If there were any doubts left about what the International Monetary Fund’s (IMF) attitude toward the country would be during this period of political limbo, in which we have a lame-duck president who’s still a candidate and a virtual president-elect who’s yet to be officially elected, the lender’s top spokesperson quashed them this week: Argentina is officially on its own.
Of course, he did not say it like that, but he wasn’t too mysterious about it either. David Lipton, the Fund’s powerful number two and acting managing director until next week, said the IMF’s relationship with Argentina “may have to wait a while” because of the country’s “extremely difficult” situation.
Timing is everything in diplomacy and business. His carefully chosen words came a day after President Mauricio Macri popped in, unannounced, to a working meeting Lipton was having with Finance Minister Hernán Lacunza and Central Bank Governor Guido Sandleris in New York City. It sounded like a bureaucratic version of revenge on a silver platter. Lipton, a career professional who served as the United States’ under-secretary of the Treasury for international affairs under former president Bill Clinton, reportedly feels uneasy with the terms of the massive US$57-billion stand-by agreement the IMF struck with the country last year – and the way it was implemented.
A few hours after Lipton’s statement, the new incoming managing director, Kristalina Giorgieva, schmoozed for a few minutes with Lacunza, but she made no concrete commitments about the immediate future of the relationship. Giorgieva just said that the Fund wants “to see [Argentina] succeed.” Her language picked up on a semi-confession made this week by her predecessor, Christine Lagarde, who led the relationship with the Macri administration to such a point of closeness that Macri said at one point that the country was “in love” with her. “We did the best we could at the time when Argentine leaders came to us with a very difficult situation,” Lagarde sighed this week.
It is remarkable that most of the words the IMF bureaucrats use to refer to Argentina might also apply to their own fate as well. No wonder. The country’s participation in the IMF’s loan portfolio swelled to roughly 60 percent over the last year and a half – the staff also have pressure on them to make the entire “extremely complex” situation work out. From the IMF’s perspective, work means getting the money back. But the headlines the members of the Fund’s Board are reading now (the same ones their taxpayers back home read) is that Argentina is back on a merry-go-round of perpetual economic crisis, and that giving more money would mean losing more money into a vacuum.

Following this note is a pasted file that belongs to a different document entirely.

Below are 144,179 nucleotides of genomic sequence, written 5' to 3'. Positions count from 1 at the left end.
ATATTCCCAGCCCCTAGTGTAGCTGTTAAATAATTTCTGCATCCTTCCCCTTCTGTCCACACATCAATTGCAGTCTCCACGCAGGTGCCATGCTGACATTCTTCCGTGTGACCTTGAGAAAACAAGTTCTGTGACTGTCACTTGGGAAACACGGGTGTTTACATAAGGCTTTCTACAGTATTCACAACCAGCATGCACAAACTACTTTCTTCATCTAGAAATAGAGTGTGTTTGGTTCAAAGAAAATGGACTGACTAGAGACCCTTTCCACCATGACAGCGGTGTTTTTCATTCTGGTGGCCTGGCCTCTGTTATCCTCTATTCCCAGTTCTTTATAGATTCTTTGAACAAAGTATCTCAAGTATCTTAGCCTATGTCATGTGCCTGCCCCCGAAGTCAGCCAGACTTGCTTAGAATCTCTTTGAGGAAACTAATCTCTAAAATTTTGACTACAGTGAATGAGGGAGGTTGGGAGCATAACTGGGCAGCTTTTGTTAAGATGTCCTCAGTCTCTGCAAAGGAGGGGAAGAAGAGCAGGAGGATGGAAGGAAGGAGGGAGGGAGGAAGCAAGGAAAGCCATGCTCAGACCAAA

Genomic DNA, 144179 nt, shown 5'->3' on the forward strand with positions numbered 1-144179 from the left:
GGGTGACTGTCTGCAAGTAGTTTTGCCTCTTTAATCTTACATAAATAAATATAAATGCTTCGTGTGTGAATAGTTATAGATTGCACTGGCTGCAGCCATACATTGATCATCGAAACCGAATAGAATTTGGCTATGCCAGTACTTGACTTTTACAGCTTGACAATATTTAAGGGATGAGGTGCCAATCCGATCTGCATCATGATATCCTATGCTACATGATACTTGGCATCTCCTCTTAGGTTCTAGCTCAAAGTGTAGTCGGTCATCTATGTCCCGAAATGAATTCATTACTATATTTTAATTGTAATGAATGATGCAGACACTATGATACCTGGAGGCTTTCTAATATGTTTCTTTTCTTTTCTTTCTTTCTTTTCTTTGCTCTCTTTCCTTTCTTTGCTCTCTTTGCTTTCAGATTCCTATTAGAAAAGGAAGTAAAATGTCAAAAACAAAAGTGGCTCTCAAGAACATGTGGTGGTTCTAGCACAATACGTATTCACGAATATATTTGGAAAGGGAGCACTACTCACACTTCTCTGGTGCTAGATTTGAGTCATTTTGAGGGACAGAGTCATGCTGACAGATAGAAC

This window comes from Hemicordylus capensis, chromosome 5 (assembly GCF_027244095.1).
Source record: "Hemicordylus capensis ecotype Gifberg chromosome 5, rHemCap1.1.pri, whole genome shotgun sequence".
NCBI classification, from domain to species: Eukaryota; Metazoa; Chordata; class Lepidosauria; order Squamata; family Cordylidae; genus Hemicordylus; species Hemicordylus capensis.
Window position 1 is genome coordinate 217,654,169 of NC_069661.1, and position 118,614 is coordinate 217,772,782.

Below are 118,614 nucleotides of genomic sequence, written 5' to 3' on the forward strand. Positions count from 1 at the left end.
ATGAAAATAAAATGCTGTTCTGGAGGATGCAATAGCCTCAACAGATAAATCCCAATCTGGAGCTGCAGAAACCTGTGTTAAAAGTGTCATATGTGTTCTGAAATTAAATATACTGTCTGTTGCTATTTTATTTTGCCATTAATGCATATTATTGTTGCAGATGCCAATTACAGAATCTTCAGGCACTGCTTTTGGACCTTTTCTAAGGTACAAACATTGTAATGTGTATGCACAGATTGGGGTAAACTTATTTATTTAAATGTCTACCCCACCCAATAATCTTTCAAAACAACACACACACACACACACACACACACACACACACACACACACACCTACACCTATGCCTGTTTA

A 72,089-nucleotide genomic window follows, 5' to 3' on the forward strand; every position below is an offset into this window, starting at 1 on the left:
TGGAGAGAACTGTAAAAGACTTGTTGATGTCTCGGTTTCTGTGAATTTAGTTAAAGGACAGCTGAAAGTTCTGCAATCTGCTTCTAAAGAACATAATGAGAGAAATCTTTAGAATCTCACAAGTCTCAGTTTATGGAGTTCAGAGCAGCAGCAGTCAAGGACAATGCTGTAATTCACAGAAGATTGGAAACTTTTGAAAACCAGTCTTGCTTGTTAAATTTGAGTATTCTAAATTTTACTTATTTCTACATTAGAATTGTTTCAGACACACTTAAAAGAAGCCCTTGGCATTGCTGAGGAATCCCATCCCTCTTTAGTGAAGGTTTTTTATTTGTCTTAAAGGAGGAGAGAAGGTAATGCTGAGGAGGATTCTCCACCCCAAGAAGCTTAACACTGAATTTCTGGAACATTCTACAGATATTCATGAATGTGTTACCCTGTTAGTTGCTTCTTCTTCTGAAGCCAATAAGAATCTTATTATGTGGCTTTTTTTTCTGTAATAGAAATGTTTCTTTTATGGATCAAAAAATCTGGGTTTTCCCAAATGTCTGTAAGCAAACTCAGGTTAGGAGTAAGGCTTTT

“Why Argentina Faces an Economic Crisis. Again,” read the Wall Street Journal this week.
“Argentina’s Macri meets IMF backers in New York, funding questions linger,” said Reuters. “Argentine peso ‘frozen by confusion over unofficial exchange rate,” wrote the Financial Times.
This was all just this week. Meanwhile, global credit ratings are saying to whoever would want to listen that the country is already in default, despite the Macri government’s careful use of the word “reprofiling” to refer to their announcement that short-term debt repayment would be kicked forward in order to ease money needs through to December. Moody’s is one of those firms, and this week it predicted the country would sooner or later also default on its medium- and long-term debt, which has so far not been affected.
The immediate, concrete consequence is that it is now official Argentina will not get, any time soon at least, the US$5.4 billion meant to be committed on the condition that the country completes and passes the fifth revision of the stand-by agreement. Lacunza played cool in Washington and even told the IMF staffers that the country does not need that disbursement desperately – but that is not true. Pressure will continue to be on the peso in the run-up to the elections, and also the day after the election, when it is most likely that opposition Peronist Alberto Fernández will turn into an actual president-elect.
After that, the prospects for a quick understanding between lender and creditor look bleak. If judged on precedent, Fernández will play hardball from the start in order to get better negotiating terms. Under Macri, the country would have likely moved from the current stand-by to a longer-haul Extended Fund Facility agreement and pushed for more pro-market reform. Fernández will do none of that: he will instead renegotiate the repayment of the stand-by package, hoping to get as many policy conditions by as possible. Both the Casa Rosada and the Fund will have very thin margins for which they can make concessions. They will just have to do the best they can.